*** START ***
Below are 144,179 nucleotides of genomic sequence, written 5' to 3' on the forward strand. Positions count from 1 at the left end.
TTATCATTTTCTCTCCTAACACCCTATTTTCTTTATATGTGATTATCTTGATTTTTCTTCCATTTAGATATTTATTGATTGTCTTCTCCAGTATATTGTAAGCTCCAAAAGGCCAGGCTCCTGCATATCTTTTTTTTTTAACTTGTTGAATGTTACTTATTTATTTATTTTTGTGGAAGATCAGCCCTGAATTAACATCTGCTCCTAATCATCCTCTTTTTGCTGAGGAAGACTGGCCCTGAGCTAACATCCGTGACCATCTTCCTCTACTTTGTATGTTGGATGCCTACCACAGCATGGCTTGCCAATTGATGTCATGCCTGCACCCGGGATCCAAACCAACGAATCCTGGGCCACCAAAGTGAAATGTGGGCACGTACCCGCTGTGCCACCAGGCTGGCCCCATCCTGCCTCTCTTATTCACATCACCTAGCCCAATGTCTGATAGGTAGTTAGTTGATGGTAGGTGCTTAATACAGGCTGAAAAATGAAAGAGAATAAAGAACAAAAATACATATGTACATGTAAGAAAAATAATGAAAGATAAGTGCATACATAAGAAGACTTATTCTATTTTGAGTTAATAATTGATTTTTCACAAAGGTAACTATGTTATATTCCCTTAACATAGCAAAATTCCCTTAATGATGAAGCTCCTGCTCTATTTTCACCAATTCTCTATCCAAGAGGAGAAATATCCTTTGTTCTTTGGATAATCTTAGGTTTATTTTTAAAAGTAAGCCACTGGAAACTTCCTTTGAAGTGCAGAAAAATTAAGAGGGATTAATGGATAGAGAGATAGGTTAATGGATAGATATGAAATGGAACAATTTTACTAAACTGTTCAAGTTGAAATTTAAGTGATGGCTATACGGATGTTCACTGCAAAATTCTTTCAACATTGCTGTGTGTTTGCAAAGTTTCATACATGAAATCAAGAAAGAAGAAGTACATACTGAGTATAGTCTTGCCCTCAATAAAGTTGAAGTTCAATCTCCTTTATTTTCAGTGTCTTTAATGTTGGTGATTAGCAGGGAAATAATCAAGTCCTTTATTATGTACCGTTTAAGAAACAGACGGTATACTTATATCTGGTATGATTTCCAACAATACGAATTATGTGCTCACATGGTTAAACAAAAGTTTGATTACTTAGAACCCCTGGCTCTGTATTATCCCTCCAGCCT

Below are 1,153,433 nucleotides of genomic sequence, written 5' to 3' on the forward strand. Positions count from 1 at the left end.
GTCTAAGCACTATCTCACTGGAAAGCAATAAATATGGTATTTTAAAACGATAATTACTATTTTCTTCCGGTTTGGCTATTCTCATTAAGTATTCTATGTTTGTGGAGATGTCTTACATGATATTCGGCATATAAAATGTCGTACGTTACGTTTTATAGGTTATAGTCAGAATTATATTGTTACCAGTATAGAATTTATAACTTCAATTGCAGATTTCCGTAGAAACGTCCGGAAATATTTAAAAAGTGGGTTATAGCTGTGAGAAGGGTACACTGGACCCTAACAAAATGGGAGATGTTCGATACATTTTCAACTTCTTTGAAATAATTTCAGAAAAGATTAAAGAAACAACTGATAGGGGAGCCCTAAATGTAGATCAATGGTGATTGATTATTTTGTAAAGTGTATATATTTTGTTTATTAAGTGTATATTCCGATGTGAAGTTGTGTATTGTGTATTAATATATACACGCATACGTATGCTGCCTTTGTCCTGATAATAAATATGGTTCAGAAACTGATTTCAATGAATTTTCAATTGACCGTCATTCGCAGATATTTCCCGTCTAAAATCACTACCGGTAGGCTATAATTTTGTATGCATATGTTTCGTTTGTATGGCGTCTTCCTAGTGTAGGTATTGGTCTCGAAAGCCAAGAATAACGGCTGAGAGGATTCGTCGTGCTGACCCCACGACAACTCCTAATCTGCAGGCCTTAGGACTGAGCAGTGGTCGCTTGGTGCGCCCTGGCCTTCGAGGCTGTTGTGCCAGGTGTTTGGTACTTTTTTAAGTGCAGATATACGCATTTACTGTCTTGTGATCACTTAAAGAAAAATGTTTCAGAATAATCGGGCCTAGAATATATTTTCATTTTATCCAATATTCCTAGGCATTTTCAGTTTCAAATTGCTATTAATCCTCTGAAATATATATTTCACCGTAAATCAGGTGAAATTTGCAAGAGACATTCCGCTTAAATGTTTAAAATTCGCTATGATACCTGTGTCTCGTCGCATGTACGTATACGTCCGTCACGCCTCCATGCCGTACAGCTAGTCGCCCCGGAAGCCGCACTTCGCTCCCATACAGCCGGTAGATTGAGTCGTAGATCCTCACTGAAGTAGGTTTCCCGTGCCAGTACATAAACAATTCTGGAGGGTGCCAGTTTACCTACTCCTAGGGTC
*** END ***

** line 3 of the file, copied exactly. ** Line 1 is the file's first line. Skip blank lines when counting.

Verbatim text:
Below are 1,153,433 nucleotides of genomic sequence, written 5' to 3' on the forward strand. Positions count from 1 at the left end.